Even if you’re not a fan of the Ultimate Fighting Championship, by now you’ve probably heard about the ease with which Georges St-Pierre systematically dismantled opponents such as B.J. Penn at the UFC 94. That victory was just part of a five-bout winning streak for the recently retired Canadian karateka and MMA fighter.
Georges St-Pierre won the UFC welterweight championship twice — once in 2006 and again in 2008, as well as the interim title in 2007. In December 2013, St-Pierre vacated the title and decided to take some time off from the sport, though he left the door open for a return.
In case you don’t have enough time to dissect his whole record and go through each fight, we thought we’d give you a breakdown of how he does it and how you can apply the lessons the champ has learned the hard way.
Georges St-Pierre’s Athleticism
Observation: “Georges St-Pierre is a gifted athlete,” says Lito Angeles, author of Fight Night! The Thinking Fan’s Guide to Mixed Martial Arts. “He was blessed with exceptional athleticism.”
Explanation: That includes balance and an abundance of fast-twitch muscle fibers, Lito Angeles says. “You see his superior balance in the way he’s able to thwart takedowns. In his fight with Josh Koscheck, Koscheck tried to take him down. Georges St-Pierre did a cat-like movement and managed to land on his feet. It was spectacular. No matter who he’s fighting, he’s always in a good position to do what he wants, whether he’s standing, in a clinch, doing a takedown, neutralizing a takedown or getting to side control. “Fast-twitch muscle fibers give him the capacity for explosive movements.”
Action: “For the most part, you’re born with a certain amount of fast-twitch muscle fibers, but you can enhance what you have to some degree,” Lito Angeles says. “It’s the same for balance: You’re born with it, but it can be honed through hard training in the various disciplines that cover stand-up fighting, the clinch and the ground.”
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GSP’s Work Ethic
Observation: “GSP has a work ethic that’s second to none,” Lito Angeles says. “He trains hard in a number of fighting disciplines with world-class people, and he doesn’t mind if he gets his butt kicked. Then he takes techniques from those disciplines and fits them into the MMA framework.”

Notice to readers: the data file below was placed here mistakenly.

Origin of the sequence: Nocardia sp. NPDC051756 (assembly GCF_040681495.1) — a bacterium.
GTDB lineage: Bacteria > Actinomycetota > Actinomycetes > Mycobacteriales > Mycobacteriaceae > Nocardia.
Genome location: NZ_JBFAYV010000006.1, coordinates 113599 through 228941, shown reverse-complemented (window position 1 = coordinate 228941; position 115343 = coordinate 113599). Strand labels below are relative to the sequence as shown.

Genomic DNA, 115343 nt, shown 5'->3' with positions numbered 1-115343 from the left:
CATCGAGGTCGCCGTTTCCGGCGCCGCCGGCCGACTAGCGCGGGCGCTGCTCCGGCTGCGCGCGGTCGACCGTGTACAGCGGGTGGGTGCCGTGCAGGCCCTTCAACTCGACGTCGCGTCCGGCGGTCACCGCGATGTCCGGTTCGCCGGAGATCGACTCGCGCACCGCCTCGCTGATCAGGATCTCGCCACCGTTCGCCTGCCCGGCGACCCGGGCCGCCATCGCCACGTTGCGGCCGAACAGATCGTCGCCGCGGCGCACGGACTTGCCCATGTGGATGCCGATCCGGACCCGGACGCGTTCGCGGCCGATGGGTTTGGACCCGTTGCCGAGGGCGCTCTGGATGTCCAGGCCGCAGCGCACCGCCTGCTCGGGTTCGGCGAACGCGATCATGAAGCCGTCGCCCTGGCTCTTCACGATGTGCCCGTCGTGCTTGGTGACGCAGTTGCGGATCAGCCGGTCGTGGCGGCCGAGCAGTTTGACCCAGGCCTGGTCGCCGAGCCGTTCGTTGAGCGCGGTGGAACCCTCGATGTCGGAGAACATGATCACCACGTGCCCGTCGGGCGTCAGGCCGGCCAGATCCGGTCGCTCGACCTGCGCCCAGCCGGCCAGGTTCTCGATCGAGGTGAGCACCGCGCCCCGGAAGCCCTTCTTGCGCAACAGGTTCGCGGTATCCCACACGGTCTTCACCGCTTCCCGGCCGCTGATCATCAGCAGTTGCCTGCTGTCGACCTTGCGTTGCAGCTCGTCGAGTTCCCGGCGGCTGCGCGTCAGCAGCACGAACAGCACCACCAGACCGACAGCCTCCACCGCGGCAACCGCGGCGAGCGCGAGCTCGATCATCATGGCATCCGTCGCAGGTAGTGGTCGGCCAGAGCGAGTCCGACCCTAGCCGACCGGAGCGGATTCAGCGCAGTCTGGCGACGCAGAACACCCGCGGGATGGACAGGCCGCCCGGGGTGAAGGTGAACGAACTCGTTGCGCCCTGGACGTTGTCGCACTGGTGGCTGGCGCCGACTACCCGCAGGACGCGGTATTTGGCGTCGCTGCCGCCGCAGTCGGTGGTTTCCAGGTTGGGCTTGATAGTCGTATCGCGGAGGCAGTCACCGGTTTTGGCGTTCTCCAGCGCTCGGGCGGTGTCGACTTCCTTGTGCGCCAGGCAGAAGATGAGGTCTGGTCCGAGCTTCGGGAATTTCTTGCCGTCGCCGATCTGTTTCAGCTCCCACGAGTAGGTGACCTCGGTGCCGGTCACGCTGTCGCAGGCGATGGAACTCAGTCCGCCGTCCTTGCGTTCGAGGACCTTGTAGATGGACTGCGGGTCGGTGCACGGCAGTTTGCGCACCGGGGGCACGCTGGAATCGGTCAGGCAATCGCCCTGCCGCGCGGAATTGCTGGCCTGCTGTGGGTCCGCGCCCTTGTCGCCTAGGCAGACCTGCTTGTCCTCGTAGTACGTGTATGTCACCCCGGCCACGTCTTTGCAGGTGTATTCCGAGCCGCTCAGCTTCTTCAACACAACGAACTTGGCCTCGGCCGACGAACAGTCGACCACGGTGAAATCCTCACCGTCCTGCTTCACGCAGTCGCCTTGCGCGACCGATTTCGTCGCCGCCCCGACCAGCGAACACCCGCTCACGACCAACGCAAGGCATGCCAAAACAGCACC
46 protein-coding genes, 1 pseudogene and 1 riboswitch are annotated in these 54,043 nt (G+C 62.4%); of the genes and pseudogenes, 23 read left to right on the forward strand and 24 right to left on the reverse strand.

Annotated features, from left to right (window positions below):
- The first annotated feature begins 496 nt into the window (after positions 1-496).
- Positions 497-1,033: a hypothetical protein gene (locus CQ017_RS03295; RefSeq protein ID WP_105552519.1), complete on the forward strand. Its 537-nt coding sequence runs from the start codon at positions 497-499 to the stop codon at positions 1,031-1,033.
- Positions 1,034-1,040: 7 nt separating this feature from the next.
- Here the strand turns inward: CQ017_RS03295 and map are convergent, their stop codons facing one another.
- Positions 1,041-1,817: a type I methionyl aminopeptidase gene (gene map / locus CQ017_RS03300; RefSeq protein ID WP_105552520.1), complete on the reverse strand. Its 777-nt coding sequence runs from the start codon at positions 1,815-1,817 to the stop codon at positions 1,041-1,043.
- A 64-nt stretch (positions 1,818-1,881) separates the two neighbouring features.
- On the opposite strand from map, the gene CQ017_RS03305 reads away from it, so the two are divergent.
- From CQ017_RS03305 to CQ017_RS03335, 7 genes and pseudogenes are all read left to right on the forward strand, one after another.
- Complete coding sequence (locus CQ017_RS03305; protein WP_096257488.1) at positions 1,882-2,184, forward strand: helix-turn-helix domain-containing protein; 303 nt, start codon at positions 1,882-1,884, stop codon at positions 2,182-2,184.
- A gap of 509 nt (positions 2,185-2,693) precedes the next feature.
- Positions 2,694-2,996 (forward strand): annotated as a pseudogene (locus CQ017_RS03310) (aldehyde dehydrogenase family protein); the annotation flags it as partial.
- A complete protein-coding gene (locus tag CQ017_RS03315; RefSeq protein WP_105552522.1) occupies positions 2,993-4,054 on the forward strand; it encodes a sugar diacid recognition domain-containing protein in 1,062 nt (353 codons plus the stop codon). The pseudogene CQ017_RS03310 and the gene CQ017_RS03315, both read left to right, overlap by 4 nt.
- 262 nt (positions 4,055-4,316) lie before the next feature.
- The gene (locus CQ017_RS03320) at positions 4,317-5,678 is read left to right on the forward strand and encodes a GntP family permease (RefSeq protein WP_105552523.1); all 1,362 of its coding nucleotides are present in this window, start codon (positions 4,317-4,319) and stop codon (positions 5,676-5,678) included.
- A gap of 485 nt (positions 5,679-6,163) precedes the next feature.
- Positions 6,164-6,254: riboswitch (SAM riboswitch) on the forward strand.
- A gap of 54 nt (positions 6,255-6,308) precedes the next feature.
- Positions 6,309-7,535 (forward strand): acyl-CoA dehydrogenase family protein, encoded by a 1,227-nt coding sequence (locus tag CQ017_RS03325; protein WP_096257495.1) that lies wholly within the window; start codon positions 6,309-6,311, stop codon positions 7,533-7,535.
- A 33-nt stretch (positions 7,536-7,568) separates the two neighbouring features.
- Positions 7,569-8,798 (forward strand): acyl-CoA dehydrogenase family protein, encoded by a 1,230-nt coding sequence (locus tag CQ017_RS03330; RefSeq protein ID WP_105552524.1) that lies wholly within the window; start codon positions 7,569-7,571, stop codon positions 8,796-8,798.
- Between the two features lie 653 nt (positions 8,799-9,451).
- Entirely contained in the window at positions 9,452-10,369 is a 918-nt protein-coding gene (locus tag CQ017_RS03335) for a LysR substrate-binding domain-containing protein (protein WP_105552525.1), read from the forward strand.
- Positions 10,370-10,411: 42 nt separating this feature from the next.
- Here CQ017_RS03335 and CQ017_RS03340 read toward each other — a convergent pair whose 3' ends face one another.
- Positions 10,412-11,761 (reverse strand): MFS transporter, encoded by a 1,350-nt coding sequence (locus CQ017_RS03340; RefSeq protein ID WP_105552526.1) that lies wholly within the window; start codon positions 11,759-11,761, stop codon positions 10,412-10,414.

Explanation: Everybody he trains with is better than he is at that particular martial art, Lito Angeles says. “For example, he works out with Otis Grant, who’s a world boxing champion. If Georges St-Pierre fought Otis Grant in a boxing match, he’d lose, but if he fought Otis Grant or any of his other training partners in MMA, Georges St-Pierre would win because he combines the skills better.”
Action: Don’t limit your training partners to just people you can beat. Spar with students who have a good chance of beating you, and when they do, learn from them. It’s the only way to get better.
Georges St-Pierre’s Deadly Hands
Observation: Georges St-Pierre has deadly hands.
Explanation: “He trains in boxing, but he doesn’t use conventional boxing in the octagon,” Lito Angeles says. “He modifies it so his stance is a little wider, which enables him to counter takedowns better. And his distancing is a little farther away, which means his opponent doesn’t know if he’s going to punch or kick.”
Action: If you’re into MMA, study conventional boxing but don’t plan on using it as is in competition because you’ll be taken down, Lito Angeles says. “The best place to learn MMA-modified boxing is in an MMA gym. It’s not a bad thing to study conventional boxing because it will teach you the mechanics needed to throw hard punches.
“If you’re more into self-defense than MMA and you had to pick one established system to learn, it should be boxing. I’d modify it to use the palms instead of the fists because the palms have more structural integrity. Anything you can do with your fists, you can do with your palms.”
GSP’s Kicking Techniques
Observation: Georges St-Pierre can kick like a mule.
Explanation: “He has great kicking skills because of his karate background,” Lito Angeles says. “His lead-leg round kick shows a kyokushin and muay Thai influence, but it’s not pure kyokushin or pure muay Thai. He makes his kicks fast and snappy. He doesn’t try to put full power into each one and blast his opponent to death. He uses mostly round kicks, often delivered from the lead leg. They’re very effective even though they were considered worthless in the early days of MMA. In his second fight with Matt Hughes, he TKO’d him with …